We all know that education and positive support is an integral part of any young person’s development. It can help shape who you are later on in life and put you on track to becoming a meaningful participant in society.
My recent guest on Full Production is Henry Papertalk. Henry is the operations officer at the Clontarf Foundation in Kalgoorlie and has been part of this amazing organisation since 2011.
Clontarf is a foundation that aims to further educate young-school age aboriginal and Torres Strait Islander boys. Their goal is to set them on the right path to improving their life skills, self-confidence, sense of achievement and career prospects.
Here are a few key points from our recent chat:
The Importance of Role Models
One of the main subjects that we come back to multiple times throughout our conversation is role models and of course, football. Having a role model to look up to can have a huge impact on a kids’ self-esteem and academic performance, and this is something Henry has seen first-hand. Clontarf has multiple activities that encourage confidence and discipline, but football plays a huge part in their development scheme.
With that in mind, Clontarf organises regular visits from ex-AFL players to come and talk to some of the boys, “It’s one of the biggest motivators that we have for our boys in the academy. They idolise and look up to those guys,” says Henry. “They see that, ‘they’ve done that so I can do this, they’ve finished school so I can do this.’ ”
We Can All Do More As A Community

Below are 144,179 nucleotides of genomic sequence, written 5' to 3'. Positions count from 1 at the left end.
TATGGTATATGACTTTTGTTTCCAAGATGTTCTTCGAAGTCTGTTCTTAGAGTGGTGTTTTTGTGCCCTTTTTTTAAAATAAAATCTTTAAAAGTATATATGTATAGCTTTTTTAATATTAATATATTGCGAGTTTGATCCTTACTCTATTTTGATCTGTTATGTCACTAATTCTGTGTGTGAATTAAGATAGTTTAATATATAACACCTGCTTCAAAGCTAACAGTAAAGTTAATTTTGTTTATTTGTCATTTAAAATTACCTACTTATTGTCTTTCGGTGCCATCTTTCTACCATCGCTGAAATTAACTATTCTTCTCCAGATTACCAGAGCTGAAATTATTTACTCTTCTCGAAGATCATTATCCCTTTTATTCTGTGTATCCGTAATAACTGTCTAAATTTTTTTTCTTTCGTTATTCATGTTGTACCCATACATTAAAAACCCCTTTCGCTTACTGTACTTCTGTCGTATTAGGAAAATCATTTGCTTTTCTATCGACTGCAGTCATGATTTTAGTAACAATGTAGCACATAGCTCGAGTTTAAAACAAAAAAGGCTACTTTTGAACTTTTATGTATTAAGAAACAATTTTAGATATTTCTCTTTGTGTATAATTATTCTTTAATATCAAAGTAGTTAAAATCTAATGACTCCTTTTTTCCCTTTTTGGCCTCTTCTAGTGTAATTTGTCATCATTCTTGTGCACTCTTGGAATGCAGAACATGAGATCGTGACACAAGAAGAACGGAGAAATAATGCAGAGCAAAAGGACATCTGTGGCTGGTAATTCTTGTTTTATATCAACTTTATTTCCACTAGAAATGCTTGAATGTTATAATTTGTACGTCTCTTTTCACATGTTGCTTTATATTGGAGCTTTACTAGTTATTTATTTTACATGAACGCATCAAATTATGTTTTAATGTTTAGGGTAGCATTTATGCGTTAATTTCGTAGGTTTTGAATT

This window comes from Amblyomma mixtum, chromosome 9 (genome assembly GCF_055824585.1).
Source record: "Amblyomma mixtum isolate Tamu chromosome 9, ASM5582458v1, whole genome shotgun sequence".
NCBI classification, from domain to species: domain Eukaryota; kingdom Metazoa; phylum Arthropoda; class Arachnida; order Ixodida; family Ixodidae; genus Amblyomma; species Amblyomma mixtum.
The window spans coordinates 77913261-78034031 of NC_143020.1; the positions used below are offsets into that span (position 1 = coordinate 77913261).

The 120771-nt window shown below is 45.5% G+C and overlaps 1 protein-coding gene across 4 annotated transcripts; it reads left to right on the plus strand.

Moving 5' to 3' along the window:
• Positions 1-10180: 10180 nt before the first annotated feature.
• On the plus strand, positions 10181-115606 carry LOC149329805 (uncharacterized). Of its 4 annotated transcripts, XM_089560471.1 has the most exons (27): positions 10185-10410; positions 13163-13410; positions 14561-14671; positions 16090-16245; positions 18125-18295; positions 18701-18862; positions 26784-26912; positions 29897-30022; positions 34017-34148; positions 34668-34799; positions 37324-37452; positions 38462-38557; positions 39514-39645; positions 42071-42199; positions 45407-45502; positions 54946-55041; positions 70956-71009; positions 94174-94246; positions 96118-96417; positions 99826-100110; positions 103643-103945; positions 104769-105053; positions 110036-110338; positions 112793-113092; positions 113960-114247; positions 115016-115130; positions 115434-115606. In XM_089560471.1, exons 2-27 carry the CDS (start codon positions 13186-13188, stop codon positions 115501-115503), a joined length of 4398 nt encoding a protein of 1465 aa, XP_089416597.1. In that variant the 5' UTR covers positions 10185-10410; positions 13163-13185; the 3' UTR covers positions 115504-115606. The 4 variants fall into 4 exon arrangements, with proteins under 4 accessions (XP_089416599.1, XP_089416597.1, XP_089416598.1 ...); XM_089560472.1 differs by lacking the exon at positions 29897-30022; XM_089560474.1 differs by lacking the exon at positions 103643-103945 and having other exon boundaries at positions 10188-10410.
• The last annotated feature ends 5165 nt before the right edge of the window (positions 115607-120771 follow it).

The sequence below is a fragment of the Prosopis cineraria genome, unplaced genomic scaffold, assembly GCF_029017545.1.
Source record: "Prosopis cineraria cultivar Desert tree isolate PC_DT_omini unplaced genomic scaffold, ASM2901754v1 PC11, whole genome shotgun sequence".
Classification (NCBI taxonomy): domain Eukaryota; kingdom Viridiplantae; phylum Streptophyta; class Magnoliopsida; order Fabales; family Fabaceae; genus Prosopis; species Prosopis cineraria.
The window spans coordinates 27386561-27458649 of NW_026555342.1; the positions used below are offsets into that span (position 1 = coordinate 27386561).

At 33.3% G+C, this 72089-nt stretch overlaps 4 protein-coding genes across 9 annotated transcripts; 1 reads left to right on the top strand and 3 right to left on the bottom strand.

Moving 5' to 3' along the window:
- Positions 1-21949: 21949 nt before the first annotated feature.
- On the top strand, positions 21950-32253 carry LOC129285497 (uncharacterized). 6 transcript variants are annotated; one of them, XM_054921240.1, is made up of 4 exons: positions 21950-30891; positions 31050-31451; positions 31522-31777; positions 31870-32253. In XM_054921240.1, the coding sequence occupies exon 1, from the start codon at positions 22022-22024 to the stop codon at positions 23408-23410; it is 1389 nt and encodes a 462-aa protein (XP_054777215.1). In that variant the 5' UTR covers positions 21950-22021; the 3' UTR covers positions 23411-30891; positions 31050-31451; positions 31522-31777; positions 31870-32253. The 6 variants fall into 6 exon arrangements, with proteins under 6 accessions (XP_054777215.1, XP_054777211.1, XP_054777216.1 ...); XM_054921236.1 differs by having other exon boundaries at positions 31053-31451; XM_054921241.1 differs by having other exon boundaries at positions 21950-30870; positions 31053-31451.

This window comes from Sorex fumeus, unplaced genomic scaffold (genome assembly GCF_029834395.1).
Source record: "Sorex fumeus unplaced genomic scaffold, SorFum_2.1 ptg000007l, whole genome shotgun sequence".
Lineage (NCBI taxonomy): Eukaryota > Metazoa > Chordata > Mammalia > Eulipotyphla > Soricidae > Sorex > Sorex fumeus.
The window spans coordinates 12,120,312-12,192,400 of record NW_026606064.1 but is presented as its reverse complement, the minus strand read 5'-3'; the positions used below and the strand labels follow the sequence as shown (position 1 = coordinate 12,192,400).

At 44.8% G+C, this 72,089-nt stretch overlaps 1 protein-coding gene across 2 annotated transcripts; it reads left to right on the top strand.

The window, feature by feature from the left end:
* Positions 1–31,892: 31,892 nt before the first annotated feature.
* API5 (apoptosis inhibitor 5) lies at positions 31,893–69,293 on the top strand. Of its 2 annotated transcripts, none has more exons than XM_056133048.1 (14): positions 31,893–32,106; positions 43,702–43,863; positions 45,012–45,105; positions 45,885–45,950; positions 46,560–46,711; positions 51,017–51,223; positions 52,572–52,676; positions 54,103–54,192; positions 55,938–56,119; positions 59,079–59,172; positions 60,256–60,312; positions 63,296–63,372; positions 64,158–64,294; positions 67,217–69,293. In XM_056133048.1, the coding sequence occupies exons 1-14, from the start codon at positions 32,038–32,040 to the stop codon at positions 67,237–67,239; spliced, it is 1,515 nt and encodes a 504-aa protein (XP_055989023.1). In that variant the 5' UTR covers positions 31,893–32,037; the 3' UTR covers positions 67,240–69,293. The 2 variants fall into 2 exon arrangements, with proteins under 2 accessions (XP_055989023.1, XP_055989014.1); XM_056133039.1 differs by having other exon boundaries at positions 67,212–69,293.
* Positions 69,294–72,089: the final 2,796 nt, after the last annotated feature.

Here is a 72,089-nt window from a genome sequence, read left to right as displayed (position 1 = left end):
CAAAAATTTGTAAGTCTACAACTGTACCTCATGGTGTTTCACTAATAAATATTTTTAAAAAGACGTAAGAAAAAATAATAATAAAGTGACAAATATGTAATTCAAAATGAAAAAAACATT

The proverb “It takes a village to raise a child,” is fairly apt for this point, as multiple local organisations have become involved with the Clontarf scheme in order to help develop their students. On the list of activities that Clontarf offers its students is days out among the local community. Henry sees a huge benefit to taking planned trips to places like the local fire or police station, “The more we get them comfortable and relating to the wider community here in Kalgoorlie, the better it’s going to be for them when they leave school.”
Something that Henry and I spoke about, both before and during our recorded conversation is what we can collectively do as a society to help our fellow indigenous youth. Clontarf primarily relies on the advocacy from their partners, whether it’s through donations or the aboriginal community as a whole. But is this enough?
Although there are huge successes to the program, both Henry and I feel that there is more to be done, and we should be having tough conversations about instigating change. Within Australia, we need to be able to create environments where we can effectively communicate as a society about aboriginal issues from all levels, top down. “We need to do more,” states Henry. “If everyone just did a little bit more than they’re doing now, it would go a long way.”
You can hear my entire conversation with Henry Papertalk here.